• Attribution. In multi-tiered environments, content may be isolated from the brand to which it belongs.  In the covers and audiofiles, include a mention to the network or media that produced the content to avoid attribution problems.

How do I measure listens?

Even if the return you are looking for is not monetary, you must have accurate metrics. With recommendations from the IAB,[22] the distribution platform must offer:

  • Differentiation between downloads, online listens, and streaming.
  • Unique downloads figures (a unique person, a unique device, in a period of time, an IP and a determined user agent).
  • Download figures for each podcast and each episode.
  • Segmentable numbers by device, user agent, date and geographical area.

How do I monetize my podcast?

With metrics, you can support an economic return in several ways:

  • Advertising mentions. Integrated in the content and read by the presenter, with a high level of complicity between the listener and the brand.
  • Programmatic advertising. IT can help modest podcats to gain visibility, but programmatic advertising can also threaten high CPMs (Cost Per Mile) that premium podcasts can obtain.[23]
  • Crowdfunding. Asking the audience to donate by maintaining content they appreciate is, so far, more efficient than implementing a paywall.[24]
  • Subscription models. There are very few examples of a podcast being the core or part of the content offering of a subscription model.[25] They have been included, for example, in larger subscription packages (media outlets consolidated with paywalls add podcasts, or subscription music streaming services with audio content).
  • Events.  One or more podcasts on the internet produce live programs with the public.
  • Branded podcasts[26]. Content derived from advertising agreements.
  • Windowing strategy[27]. Offer the podcast exclusively to an audio platform in exchange for a fee, a portion of advertising revenue or volume of listeners and revenue per user if it is a subscription platform.

What legal aspects should I take into account?

To broadcast the podcast on your website and apps and on all kinds of platforms, you need licenses to use and distribute music and effects in all those enviroments. You can overcome this obstacle using material from radio production libraries. The permission of those who participate in the podcast is also important.

[3] ‘Podcast Time Spent Listening Revealed’. Bridge Ratings. 2016

[4] ‘Infinite Dial’ 2017’, Edison Research & Triton Digital.

[7] ‘Podcasting Basics, Part 2: Software’. Transom. 2015.

[8] Panoply has reached similar agreements in the past with The Huffington Post, The Wall Street Journal or PoliticoPRX  and The Center for Investigative Reporting produced the podcast RevealThe New York Times joined with NPR to produce the podcast adaptation of its section Modern LovePodium Podcast produced the podcast of magazine Libero.

[9] In 2015, NPR contributed to the popularization of the podcast thanks to its great project Serial, which has been broadcast for two seasons. S-Town, an heir to Serial, has started to break download records. Another recent success is Missing Richard Simmons, from Pineapple Street Media, the latest obsession in U.S. podcasts. There are also success stories in Spanish, like Radio Ambulante, which thanks to excellent production quality and Pan American visión has reached a distribution agreement with NPR. There is also ‘Le llamaban Padre’, from Podium podcast, which received an honorable mention in the latest Ortega y Gasset Journalism Awards.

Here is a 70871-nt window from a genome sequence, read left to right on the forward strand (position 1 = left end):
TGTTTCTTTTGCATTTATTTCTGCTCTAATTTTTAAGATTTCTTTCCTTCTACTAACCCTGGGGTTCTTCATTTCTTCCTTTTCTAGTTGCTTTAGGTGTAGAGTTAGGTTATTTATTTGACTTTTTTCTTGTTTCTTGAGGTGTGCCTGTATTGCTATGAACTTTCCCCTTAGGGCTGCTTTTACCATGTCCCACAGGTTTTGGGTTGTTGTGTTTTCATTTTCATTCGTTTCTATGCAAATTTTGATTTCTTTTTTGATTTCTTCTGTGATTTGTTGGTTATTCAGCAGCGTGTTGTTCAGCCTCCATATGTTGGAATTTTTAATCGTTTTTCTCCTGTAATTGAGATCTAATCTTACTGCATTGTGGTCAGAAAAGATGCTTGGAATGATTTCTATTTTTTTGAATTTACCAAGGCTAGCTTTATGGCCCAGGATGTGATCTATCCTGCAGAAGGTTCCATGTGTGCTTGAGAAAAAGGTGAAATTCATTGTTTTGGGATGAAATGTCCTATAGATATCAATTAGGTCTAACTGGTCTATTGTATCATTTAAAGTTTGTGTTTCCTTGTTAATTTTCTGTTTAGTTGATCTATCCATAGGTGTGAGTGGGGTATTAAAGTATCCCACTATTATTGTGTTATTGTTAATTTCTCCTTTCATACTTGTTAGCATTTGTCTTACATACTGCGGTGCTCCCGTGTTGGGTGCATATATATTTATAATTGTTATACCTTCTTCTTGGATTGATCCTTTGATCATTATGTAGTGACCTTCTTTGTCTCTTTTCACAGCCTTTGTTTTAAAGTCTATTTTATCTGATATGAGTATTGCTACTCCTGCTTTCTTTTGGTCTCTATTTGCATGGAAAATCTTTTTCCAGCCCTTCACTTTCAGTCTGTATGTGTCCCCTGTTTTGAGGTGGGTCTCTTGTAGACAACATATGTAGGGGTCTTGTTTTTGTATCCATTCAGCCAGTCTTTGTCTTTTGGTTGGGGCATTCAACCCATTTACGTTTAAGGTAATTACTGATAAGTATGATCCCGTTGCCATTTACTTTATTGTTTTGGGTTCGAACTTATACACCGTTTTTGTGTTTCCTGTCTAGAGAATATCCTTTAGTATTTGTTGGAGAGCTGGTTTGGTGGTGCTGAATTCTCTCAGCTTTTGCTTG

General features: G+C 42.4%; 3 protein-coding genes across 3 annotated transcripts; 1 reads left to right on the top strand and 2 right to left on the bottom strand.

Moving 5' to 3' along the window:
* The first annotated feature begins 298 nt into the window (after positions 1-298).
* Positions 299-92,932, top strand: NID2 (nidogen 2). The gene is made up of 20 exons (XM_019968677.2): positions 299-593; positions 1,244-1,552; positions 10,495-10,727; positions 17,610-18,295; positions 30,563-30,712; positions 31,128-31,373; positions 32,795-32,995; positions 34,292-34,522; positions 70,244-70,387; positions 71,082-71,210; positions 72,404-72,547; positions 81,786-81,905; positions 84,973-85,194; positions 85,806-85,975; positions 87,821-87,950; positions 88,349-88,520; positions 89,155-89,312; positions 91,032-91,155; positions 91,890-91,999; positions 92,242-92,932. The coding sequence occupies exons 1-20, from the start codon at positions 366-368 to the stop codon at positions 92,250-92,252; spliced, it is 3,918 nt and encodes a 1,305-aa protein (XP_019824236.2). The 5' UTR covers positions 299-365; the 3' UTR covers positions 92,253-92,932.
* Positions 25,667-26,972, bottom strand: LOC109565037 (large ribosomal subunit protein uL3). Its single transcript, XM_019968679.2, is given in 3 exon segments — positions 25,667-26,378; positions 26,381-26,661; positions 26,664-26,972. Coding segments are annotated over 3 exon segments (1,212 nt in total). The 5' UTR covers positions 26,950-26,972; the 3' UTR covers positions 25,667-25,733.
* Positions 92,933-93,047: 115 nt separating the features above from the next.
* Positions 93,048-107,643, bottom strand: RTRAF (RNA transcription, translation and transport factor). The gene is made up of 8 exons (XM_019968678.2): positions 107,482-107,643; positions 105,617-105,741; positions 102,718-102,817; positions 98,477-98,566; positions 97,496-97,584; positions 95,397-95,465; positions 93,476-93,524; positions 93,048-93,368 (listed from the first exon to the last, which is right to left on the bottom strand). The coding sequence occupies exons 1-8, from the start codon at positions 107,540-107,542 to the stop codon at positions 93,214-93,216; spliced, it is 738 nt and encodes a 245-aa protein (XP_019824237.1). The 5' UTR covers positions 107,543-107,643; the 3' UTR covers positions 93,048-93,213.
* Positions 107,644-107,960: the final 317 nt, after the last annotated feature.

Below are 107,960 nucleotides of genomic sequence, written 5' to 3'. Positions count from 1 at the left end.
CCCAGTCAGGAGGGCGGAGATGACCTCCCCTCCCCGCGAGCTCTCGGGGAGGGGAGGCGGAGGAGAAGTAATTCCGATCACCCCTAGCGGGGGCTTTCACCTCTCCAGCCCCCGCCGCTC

[10] ‘The Guardian's Audio Long Reads’ is a good example of this format.

[11] ‘Up first’, defined by NPR as the podcast of “the news you need to start your day” or The Daily, the daily podcast from The New York Times that summarizes “all you need to know.”

[12] For examples, see ‘Between Worlds’ from Mike Walsh, 'How to be amazing', from Michael Ian Black, or WTF, from Marc Maron, the podcaster who scored an interview with Barack Obama from his garage.

[14] ‘Brexit means’, of The Guardian, about the rupture of the United Kingdom with the European Union,

[15] ‘Answer me this’ has used this format in more than 300 episodes.

[16] The most well-known is TED Radio Hour. Also the tender and hilarious ‘Grownups read things they wrote as kids’ or the casual and original Tell me Something I Don’t Know. In Spanish, Todopoderosos stands out. It is produced live in Espacio Fundación Telefónica.

[17] The New York Times partnered with WBUR to rescue stories from the Modern Love column and to convert them into a new product that touches the heart. Podium podcast recovers its audio library with Historias de medianoche (Midnight stories) and Grandes Entrevistas (Great Interviews).

[18] Networks like RadiotopiaPanoplyGimlet MediaDixoCuondaPodium podcast, or platforms likeTriton DigitalBlubrryLibsynSpreakerAcastAudioboom or iVoox can help you to distribute.

[19] ‘Inside NPR’s podcasting strategy’. Poynter. 2015.

[20] ‘El podcast sale de su aislamiento social’. Innovación audiovisual. 2016.

[22] ‘IAB Podcast Ad Metrics Guidelines’, PODCAST TECHNICAL WORKING GROUP. 2016.

[25] In the Latin American market, the case of Convoy is perhaps unique. It is a network of 12 podcasts accesible only by subscription and was launched in March 2016 by Mexican Olallo Rubio, a former radio host.

Other guides in the series include:

Note from the editor: This story was originally published by the Knight Center’s blog Journalism in the Americas, the predecessor of LatAm Journalism Review.